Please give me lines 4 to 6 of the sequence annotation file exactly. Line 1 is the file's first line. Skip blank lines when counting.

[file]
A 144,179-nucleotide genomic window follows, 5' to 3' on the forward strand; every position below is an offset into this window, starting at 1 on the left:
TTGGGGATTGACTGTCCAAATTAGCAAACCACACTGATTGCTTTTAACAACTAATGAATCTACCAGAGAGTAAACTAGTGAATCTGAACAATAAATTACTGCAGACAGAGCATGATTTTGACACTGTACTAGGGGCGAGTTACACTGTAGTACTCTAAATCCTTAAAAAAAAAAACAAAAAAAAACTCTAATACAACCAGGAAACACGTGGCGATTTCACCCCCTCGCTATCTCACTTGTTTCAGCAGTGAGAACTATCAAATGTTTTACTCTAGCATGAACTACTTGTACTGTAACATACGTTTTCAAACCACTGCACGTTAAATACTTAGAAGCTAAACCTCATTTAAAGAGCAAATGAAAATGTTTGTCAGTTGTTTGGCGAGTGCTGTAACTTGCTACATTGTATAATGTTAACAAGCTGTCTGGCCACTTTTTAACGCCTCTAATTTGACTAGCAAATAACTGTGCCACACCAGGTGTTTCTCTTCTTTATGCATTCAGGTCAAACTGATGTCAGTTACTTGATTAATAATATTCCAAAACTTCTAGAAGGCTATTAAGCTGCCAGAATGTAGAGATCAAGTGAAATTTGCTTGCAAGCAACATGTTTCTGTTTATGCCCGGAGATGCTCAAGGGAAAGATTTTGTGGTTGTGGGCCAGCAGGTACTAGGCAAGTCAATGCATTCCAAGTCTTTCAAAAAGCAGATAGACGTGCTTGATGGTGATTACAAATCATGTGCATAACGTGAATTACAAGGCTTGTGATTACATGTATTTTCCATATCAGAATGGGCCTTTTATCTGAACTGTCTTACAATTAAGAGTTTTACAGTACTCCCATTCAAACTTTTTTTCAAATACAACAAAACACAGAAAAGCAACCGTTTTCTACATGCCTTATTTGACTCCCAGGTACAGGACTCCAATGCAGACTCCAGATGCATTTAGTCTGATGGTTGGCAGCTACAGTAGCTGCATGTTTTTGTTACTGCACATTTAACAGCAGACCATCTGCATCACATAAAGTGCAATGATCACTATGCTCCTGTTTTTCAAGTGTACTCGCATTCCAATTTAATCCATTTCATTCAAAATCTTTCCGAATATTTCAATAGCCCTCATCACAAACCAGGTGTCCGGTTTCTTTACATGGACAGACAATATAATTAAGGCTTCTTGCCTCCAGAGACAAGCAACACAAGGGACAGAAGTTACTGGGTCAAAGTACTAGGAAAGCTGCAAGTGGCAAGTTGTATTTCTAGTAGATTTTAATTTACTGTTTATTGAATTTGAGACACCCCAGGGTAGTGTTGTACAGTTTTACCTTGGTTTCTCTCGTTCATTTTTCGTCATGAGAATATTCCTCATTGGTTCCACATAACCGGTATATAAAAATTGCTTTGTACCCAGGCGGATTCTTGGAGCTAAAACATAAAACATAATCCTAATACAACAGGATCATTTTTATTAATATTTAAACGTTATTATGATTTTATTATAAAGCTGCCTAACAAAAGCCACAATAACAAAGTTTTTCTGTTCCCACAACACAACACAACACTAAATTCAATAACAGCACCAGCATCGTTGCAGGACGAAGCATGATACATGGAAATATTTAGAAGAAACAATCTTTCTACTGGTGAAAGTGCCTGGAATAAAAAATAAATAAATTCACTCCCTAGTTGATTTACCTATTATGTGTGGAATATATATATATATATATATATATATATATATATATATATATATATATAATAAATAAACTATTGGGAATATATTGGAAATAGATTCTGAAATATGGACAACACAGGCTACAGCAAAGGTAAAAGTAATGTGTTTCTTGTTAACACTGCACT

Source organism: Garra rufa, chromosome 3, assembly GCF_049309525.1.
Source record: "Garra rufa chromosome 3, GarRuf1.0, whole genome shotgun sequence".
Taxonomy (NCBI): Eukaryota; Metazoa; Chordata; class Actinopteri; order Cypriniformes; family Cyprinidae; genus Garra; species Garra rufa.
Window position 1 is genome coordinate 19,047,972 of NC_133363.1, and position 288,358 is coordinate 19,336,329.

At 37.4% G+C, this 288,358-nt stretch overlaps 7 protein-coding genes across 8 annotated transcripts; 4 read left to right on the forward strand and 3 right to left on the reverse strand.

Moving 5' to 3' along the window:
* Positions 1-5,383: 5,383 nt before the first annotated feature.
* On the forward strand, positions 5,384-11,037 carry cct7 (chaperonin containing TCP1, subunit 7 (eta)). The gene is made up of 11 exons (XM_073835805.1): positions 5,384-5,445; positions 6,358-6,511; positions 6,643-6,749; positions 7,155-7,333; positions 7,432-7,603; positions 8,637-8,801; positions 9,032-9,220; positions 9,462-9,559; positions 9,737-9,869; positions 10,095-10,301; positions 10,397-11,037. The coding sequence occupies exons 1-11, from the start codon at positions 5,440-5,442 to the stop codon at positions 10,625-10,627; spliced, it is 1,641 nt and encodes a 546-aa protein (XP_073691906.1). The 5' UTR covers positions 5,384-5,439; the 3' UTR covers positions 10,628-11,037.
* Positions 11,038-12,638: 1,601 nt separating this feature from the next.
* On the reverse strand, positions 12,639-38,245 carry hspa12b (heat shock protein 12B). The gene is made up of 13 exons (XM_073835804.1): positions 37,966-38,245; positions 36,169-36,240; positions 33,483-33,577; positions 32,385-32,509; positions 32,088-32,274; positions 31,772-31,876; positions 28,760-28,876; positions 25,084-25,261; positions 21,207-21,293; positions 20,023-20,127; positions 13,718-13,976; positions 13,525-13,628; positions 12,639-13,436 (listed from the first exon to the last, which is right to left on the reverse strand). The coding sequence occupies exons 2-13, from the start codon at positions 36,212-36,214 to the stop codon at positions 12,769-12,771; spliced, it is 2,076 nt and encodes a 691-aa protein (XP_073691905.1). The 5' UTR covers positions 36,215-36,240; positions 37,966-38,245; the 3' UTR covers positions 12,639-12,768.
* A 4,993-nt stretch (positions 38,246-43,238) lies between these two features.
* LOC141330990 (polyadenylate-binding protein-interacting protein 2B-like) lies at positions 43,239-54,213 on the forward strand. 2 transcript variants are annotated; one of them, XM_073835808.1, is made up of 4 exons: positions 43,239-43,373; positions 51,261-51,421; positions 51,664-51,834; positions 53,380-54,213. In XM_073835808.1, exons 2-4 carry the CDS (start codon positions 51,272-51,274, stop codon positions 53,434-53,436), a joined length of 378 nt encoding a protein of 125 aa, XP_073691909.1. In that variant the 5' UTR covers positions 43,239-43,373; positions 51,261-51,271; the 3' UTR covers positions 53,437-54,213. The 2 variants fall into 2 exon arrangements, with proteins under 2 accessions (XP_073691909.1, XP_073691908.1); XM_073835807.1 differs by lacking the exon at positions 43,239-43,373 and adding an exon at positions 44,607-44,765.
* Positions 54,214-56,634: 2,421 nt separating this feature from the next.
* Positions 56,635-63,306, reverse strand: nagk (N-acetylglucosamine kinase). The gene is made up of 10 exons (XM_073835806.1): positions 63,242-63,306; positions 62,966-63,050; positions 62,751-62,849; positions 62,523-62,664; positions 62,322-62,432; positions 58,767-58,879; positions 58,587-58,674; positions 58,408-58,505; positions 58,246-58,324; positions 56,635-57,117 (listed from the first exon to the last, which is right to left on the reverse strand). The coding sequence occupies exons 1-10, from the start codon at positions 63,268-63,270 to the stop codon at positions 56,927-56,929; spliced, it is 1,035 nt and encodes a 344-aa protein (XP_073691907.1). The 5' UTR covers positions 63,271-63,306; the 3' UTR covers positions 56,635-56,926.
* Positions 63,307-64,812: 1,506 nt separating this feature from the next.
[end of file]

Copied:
Source record: "Garra rufa chromosome 3, GarRuf1.0, whole genome shotgun sequence".
Taxonomy (NCBI): Eukaryota; Metazoa; Chordata; class Actinopteri; order Cypriniformes; family Cyprinidae; genus Garra; species Garra rufa.
Window position 1 is genome coordinate 19,047,972 of NC_133363.1, and position 288,358 is coordinate 19,336,329.